“It’s the other way around. I can do something important for you, sir. How would you like to have a gang of invisible, undefeatable guards and musclemen? No bullet could ever kill them. They would be entirely loyal and under your command. The police would be helpless against these products of mine.”

“Products?” demanded Big Nose in confusion. “What kind of products?”

Jin grinned with triumph. “Living glass doubles of real human beings. I call these creatures my hyaloids.”

He proceeded to describe the nature of these simulacra made of radiated silicon gel in glass form.

“I need to see them for myself,” grumbled Du Yue with scepticism.

“That will be easy to arrange. I can show you my products tonight. But I have one personal request to make of you, when we come to a business agreement over my glass duplicates.”

“What is that?” asked Big Nose with curiosity.

“There are two persons I wish eliminated once you have your own hyaloid guards.”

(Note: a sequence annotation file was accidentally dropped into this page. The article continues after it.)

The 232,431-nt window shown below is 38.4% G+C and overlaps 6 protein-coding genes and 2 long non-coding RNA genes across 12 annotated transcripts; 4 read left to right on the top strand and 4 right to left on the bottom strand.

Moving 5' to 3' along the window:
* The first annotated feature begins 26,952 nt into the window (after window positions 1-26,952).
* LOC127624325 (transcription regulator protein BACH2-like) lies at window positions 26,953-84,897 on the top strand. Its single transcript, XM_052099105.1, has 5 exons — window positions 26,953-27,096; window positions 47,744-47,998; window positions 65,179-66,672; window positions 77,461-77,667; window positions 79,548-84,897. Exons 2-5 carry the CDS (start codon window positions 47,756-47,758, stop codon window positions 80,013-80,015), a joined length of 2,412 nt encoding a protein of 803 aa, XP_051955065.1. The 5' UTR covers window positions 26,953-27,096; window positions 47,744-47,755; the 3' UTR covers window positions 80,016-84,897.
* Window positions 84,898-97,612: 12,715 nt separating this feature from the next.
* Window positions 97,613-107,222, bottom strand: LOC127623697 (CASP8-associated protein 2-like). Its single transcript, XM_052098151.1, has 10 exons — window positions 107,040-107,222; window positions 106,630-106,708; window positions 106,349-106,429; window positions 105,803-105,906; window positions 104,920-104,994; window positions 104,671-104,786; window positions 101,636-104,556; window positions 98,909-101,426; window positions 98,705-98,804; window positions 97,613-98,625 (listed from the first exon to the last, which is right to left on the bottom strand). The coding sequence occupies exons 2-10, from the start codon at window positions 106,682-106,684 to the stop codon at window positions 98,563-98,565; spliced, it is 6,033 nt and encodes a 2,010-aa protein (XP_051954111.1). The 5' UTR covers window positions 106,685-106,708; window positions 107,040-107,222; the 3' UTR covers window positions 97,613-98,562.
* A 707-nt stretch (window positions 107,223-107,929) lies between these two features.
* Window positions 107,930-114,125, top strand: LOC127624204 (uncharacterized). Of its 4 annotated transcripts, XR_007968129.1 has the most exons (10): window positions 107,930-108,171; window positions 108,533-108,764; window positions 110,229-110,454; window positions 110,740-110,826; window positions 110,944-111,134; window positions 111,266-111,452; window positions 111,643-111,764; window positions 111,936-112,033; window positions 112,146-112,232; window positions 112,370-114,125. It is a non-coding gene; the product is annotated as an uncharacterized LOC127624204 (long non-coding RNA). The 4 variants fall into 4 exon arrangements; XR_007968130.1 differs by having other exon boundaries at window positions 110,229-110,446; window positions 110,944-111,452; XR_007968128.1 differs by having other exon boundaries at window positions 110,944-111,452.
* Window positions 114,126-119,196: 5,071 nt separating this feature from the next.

It was the gangster’s turn to smile. “Can be done,” he muttered from his throat.

Shanghai suffered a flood of killings in the months that followed, most of them in the underworld.

Unusual, though, were the murders of Tse Dun, the bookkeeper and President Ba Xun of the Puxi Bank.

Neither of the killings was ever solved. There were no clues or suspects. In the view of the Shanghai police, these were motiveless crimes.

Soon after, Lu Jin retired in Western China, his fortune guaranteed for life.

He had given up all claims to public recognition as creator of the first hyaloid duplicates, copies of natural human beings.

His rewards were private and secret.